Moondog and Mars

October 31, 2003


Provided and copyright by: Peg Staudenmaier
Summary authors & editors: Peg Staudenmaier

On October 8, one night prior to this month's Full Hunter's Moon, this colorful moondog appeared next to bright Mars (photo taken at about 20:00). Moondogs are formed by refraction of the same hexagonal ice crystals in the upper atmosphere as their daytime counterparts, sundogs. They're more rare however, since only a Moon that's close to full casts enough light to form them. This one, though short-lived, was a stunning sight on a warm Indian Summer evening.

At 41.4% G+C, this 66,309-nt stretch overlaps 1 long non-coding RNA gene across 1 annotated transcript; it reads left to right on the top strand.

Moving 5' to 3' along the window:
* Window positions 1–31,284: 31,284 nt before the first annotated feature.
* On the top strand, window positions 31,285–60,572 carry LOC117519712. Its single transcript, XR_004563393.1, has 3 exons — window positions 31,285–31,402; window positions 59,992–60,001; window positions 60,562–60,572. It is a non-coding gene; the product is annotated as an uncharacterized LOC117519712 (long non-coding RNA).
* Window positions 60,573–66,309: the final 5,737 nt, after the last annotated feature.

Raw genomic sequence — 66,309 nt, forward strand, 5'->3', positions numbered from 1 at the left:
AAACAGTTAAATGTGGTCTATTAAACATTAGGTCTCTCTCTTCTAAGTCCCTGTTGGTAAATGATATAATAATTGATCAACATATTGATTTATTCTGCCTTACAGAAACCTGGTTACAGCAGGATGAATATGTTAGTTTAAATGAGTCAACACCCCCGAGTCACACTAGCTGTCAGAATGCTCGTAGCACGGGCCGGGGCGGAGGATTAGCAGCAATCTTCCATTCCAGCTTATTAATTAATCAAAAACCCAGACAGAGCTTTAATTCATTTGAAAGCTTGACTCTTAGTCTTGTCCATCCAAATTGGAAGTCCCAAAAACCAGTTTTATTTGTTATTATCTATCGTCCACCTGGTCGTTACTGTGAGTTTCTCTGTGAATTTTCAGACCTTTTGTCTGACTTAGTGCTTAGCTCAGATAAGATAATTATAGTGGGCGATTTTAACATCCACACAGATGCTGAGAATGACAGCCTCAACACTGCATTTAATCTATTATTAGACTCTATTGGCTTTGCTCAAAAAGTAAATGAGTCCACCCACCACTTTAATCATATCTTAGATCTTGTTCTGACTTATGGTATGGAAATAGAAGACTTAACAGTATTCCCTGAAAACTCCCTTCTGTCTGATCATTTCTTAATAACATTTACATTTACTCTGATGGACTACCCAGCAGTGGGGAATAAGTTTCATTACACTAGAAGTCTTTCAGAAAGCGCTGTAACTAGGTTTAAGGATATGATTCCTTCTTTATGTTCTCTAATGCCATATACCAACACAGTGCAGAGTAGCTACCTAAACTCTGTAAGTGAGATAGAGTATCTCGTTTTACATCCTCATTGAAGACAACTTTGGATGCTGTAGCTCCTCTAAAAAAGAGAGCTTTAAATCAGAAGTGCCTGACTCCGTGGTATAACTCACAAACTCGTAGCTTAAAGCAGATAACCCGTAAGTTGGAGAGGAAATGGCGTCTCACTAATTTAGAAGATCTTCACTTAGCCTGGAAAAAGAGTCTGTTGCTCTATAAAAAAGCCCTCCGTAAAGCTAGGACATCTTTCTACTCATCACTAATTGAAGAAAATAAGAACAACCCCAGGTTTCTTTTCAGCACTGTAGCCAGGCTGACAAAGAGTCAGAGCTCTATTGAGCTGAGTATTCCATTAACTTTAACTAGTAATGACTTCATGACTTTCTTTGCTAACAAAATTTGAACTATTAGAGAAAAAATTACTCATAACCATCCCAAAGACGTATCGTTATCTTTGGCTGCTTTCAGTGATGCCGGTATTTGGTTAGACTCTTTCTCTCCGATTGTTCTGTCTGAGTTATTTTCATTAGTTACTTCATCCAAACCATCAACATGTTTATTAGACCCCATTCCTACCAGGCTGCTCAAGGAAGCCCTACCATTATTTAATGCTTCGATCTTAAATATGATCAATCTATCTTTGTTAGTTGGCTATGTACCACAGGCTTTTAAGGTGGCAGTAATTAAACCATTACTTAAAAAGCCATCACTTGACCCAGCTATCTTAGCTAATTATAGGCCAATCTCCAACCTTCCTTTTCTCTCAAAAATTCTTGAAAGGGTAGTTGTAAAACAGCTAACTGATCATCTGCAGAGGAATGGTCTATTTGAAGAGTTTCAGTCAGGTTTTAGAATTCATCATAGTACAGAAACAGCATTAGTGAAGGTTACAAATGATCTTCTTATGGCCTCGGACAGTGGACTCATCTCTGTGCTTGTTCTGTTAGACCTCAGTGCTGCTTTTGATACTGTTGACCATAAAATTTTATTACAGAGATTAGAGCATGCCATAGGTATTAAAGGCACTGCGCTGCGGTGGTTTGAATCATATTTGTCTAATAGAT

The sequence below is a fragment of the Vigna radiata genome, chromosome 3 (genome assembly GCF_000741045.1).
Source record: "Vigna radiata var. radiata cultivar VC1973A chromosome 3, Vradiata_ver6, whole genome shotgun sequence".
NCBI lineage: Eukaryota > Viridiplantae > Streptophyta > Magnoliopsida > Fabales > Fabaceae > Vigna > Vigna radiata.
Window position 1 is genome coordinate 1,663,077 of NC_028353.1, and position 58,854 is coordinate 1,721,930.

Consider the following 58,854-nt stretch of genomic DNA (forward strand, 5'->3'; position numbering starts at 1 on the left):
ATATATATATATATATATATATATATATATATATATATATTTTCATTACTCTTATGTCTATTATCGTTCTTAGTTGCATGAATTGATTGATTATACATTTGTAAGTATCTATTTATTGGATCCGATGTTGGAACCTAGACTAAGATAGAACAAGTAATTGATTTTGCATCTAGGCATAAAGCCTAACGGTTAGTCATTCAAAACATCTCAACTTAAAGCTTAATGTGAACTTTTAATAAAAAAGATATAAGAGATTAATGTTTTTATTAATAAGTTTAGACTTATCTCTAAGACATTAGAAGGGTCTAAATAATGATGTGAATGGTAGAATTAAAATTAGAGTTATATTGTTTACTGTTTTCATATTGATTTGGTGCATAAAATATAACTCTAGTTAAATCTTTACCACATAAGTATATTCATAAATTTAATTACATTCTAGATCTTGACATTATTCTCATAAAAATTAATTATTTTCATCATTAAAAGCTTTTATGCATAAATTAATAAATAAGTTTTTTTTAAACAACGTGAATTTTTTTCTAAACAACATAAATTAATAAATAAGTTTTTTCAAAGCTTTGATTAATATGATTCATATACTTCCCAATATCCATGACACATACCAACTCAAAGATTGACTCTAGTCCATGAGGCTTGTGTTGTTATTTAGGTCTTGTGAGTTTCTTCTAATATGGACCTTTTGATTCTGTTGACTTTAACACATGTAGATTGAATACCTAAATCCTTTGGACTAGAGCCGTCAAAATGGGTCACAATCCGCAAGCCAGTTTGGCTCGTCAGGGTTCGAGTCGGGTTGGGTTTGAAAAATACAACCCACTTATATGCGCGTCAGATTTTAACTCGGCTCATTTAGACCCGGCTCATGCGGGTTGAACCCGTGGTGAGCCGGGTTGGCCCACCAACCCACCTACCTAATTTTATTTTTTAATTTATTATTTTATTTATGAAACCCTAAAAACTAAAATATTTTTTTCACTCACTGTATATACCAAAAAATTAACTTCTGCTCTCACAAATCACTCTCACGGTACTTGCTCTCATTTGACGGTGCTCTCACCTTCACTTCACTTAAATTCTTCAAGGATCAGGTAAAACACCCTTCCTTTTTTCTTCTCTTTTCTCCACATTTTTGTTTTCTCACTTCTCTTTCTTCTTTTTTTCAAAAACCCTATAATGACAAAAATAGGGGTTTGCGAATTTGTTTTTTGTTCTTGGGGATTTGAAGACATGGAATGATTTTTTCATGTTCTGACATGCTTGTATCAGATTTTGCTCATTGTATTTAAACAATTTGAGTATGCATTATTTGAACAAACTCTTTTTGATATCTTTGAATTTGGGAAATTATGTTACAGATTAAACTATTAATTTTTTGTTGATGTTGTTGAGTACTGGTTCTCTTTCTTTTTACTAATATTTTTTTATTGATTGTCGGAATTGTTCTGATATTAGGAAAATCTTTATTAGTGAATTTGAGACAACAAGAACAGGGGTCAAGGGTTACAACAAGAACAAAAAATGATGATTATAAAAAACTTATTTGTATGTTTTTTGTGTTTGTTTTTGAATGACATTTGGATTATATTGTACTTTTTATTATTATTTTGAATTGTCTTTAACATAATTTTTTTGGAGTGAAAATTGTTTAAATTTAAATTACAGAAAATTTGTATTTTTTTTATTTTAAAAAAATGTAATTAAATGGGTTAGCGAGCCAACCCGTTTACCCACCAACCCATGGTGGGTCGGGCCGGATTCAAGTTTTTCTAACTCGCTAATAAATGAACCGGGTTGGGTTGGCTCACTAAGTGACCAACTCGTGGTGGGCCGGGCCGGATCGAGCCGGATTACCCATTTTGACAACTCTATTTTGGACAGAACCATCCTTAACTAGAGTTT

If you're out tonight, don't forget to look up. Ignore those bats, ghosts and that witch flying by on a broom, and keep an eye out for halos and coronas. But since the Moon is only half illuminated tonight, you're more likely to spy a witch than a moondog. However, as a result of powerful solar flares the past few days, you may be able to see the northern lights.

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